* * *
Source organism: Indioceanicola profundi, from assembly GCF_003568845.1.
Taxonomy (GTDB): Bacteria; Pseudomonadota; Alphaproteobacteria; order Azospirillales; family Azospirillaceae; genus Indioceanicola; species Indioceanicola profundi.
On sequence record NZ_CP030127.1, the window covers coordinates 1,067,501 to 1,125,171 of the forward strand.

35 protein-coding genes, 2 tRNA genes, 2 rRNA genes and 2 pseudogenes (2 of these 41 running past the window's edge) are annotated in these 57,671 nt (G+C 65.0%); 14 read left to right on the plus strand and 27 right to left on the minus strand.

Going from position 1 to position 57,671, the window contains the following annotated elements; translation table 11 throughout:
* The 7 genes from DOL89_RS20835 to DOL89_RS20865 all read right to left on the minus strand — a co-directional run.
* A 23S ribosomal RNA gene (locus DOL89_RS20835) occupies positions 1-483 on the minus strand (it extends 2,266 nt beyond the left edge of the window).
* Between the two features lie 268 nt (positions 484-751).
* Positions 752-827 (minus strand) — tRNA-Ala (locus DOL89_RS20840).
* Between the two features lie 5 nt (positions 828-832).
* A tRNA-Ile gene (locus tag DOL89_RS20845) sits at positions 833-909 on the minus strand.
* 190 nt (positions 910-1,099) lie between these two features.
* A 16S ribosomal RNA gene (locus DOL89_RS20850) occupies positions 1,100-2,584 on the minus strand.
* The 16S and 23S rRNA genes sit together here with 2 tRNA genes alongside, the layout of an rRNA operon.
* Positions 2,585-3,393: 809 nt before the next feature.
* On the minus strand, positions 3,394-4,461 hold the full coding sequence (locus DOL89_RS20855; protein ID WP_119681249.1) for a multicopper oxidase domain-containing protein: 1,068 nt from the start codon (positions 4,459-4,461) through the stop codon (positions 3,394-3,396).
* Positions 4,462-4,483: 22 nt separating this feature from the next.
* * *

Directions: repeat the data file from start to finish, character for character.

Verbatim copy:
Source organism: Indioceanicola profundi, from assembly GCF_003568845.1.
Taxonomy (GTDB): Bacteria; Pseudomonadota; Alphaproteobacteria; order Azospirillales; family Azospirillaceae; genus Indioceanicola; species Indioceanicola profundi.
On sequence record NZ_CP030127.1, the window covers coordinates 1,067,501 to 1,125,171 of the forward strand.

35 protein-coding genes, 2 tRNA genes, 2 rRNA genes and 2 pseudogenes (2 of these 41 running past the window's edge) are annotated in these 57,671 nt (G+C 65.0%); 14 read left to right on the plus strand and 27 right to left on the minus strand.

Going from position 1 to position 57,671, the window contains the following annotated elements; translation table 11 throughout:
* The 7 genes from DOL89_RS20835 to DOL89_RS20865 all read right to left on the minus strand — a co-directional run.
* A 23S ribosomal RNA gene (locus DOL89_RS20835) occupies positions 1-483 on the minus strand (it extends 2,266 nt beyond the left edge of the window).
* Between the two features lie 268 nt (positions 484-751).
* Positions 752-827 (minus strand) — tRNA-Ala (locus DOL89_RS20840).
* Between the two features lie 5 nt (positions 828-832).
* A tRNA-Ile gene (locus tag DOL89_RS20845) sits at positions 833-909 on the minus strand.
* 190 nt (positions 910-1,099) lie between these two features.
* A 16S ribosomal RNA gene (locus DOL89_RS20850) occupies positions 1,100-2,584 on the minus strand.
* The 16S and 23S rRNA genes sit together here with 2 tRNA genes alongside, the layout of an rRNA operon.
* Positions 2,585-3,393: 809 nt before the next feature.
* On the minus strand, positions 3,394-4,461 hold the full coding sequence (locus DOL89_RS20855; protein ID WP_119681249.1) for a multicopper oxidase domain-containing protein: 1,068 nt from the start codon (positions 4,459-4,461) through the stop codon (positions 3,394-3,396).
* Positions 4,462-4,483: 22 nt separating this feature from the next.